Tribute to Claude Monet

Every day you create, you touch something beyond yourself.

How much effort are you willing to put forth to pursue your artistic vision? Would you move to a new location? Divert a stream? Build a pond? Plant a garden? The founder of impressionism, Claude Monet did all of these things to create an environment for painting.

Most creatives find places to go for inspiration, few construct that place. This summer I visited Monet’s garden in Giverny, France, located west of Paris. Monet came to Giverny in 1883 where he lived and painted until his death in 1926. Alongside his property, he had a pond built taking water from a branch of the Epte River, a tributary of the Seine. His famous “Water Lilies” paintings were inspired by this pond. Click the link to view.

A view of the Lily Pond with the Japanese bridge in the distance.

Worth the Effort

Under Monet’s direction, a small army of gardeners, planted an exotic collection of weeping willows, bamboo trees, and flowers. He often referred to his garden as his “finest masterpiece.” But Monet wasn’t only interested in the plants around the pond, he obsessed with the pond itself. He studied the effects of light on the water at all times of the day and during every season. He painted 250 oil paintings of water landscapes. Any representation of sky or land is shown as a reflection in these works.

Up close and personal with a water lily.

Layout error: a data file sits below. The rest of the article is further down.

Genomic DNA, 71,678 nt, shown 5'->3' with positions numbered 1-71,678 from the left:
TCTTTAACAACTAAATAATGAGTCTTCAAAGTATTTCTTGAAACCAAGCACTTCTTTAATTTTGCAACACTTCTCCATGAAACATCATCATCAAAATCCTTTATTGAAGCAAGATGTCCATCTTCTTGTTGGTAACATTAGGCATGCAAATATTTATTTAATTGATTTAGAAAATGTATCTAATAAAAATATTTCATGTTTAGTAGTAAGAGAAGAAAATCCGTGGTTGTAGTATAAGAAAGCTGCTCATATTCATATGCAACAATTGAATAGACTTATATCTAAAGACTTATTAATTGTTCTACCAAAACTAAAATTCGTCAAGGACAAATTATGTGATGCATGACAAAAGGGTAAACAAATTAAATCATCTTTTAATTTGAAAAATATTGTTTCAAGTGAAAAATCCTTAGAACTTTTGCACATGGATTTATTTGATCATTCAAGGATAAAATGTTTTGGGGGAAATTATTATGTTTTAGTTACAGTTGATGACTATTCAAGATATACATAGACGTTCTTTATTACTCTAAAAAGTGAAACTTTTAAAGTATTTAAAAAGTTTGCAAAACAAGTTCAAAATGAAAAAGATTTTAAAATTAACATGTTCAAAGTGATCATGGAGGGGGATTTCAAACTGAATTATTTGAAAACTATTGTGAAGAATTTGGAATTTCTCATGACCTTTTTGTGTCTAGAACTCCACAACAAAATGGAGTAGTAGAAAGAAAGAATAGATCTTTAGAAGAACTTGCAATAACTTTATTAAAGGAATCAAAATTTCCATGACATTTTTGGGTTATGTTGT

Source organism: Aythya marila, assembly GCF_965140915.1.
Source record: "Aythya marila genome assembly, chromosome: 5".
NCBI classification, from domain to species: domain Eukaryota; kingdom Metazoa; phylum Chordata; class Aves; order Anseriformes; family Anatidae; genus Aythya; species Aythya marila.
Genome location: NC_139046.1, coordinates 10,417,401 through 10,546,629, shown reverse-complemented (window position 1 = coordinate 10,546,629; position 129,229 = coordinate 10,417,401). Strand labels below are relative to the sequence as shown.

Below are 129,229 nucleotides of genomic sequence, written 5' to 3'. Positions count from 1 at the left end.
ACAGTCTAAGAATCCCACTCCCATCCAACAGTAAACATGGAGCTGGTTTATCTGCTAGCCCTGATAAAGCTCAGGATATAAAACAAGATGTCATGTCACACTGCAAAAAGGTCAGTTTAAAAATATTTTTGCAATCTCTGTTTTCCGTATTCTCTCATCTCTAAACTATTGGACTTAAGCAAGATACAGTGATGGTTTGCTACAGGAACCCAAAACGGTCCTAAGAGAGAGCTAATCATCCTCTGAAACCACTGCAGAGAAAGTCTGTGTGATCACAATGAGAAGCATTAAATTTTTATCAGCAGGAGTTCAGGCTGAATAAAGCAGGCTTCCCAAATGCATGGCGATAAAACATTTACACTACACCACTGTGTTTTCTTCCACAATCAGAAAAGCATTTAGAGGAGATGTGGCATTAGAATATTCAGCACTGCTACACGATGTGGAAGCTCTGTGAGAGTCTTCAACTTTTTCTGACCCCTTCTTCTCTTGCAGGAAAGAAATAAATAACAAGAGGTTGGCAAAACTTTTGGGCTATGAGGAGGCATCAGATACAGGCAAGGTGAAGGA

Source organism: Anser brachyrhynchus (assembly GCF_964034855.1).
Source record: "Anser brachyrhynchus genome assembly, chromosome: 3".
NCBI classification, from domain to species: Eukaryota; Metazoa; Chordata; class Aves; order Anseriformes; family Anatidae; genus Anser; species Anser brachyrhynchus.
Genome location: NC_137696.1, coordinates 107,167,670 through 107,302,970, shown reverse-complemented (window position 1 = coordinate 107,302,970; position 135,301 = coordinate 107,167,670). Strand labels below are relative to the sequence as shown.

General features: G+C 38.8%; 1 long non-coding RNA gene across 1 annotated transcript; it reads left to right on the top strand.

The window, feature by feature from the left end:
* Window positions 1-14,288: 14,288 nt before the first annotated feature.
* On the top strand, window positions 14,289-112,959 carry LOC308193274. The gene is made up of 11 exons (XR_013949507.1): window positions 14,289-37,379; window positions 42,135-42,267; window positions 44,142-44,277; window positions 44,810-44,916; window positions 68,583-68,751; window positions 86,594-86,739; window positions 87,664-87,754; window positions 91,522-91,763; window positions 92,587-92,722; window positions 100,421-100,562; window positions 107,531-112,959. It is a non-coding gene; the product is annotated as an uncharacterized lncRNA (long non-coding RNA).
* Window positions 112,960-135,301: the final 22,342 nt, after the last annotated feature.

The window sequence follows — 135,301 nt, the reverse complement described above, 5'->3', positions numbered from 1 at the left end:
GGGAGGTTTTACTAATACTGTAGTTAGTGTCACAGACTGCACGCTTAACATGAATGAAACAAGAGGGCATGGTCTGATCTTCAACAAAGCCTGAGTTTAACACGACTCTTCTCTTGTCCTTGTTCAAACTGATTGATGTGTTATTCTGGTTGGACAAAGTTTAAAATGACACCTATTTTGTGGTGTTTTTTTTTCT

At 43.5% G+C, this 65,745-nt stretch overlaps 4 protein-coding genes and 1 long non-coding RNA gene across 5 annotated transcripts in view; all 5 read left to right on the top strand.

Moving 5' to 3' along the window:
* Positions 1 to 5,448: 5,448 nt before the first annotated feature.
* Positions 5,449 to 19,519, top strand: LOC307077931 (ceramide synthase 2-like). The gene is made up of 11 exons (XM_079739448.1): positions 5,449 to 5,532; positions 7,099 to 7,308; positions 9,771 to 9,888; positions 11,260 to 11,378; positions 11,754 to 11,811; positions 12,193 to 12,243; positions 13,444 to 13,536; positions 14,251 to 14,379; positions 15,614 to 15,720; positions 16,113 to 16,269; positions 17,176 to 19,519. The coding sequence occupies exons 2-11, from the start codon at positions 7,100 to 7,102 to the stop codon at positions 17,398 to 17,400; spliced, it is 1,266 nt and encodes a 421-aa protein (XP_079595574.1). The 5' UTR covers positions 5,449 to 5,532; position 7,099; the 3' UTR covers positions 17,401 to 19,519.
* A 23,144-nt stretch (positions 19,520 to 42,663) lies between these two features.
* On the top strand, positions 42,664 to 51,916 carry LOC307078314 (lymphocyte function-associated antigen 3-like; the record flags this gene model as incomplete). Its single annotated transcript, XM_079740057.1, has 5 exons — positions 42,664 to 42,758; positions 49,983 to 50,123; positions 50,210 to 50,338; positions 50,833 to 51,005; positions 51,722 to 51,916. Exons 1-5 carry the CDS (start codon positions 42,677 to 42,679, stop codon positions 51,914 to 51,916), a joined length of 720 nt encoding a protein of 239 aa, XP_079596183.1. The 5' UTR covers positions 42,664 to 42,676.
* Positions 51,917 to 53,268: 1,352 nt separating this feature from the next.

Not Without Critics

Every cutting edge creative has a few critics, of course. The question is, “Do you allow yourself and your art to be hampered by the opinion of others?” When the local authorities learned that Monet had imported his water lilies from Egypt and South America, they demanded he uproot the plants before they poisoned the water system. Monet simply ignored them. As time went on, his paintings became more abstract, challenging the conventions of Parisian art in the modern age. This disturbed many patrons who normally commissioned artists to paint realistically. Their comments did not deter Monet from expressing himself.

No Stranger to Hardship

Do you give up when the going gets tough? At the age of 82 Monet discovered he had cataracts. The deterioration of his eyesight terrorized him. Still he continued to paint, determined to create what he saw. He painted the Japanese Bridge in fiery shades of yellow and red. Click here and scroll down to view a painting that expresses the emotions of Monet at this time.

A Bigger Reach

Monet pioneered the idea that artists could express themselves as individuals. Looking back we can appreciate the contribution he made to the art world, changing it forever. No artist can know how their work might be viewed historically. Every day you create you touch something beyond yourself.

In the garden.

Bletchley Park : Britain’s Best Kept Secret

Can you keep a secret? In today’s social media culture, many people can’t. Try to imagine not discussing any information about your work with fellow employees and immediate family members for thirty years.

Welcome back to my D-Day Anniversary Tour. This summer my husband and I took a Viking Cruise which included Normandy, Paris, and London. I was impressed by our time spent at Bletchley Park, located outside of London in Buckinghamshire. The estate was the home of Sir Herbert Leon until 1938. Then it became one of the most important centers of British intelligence during World War Two.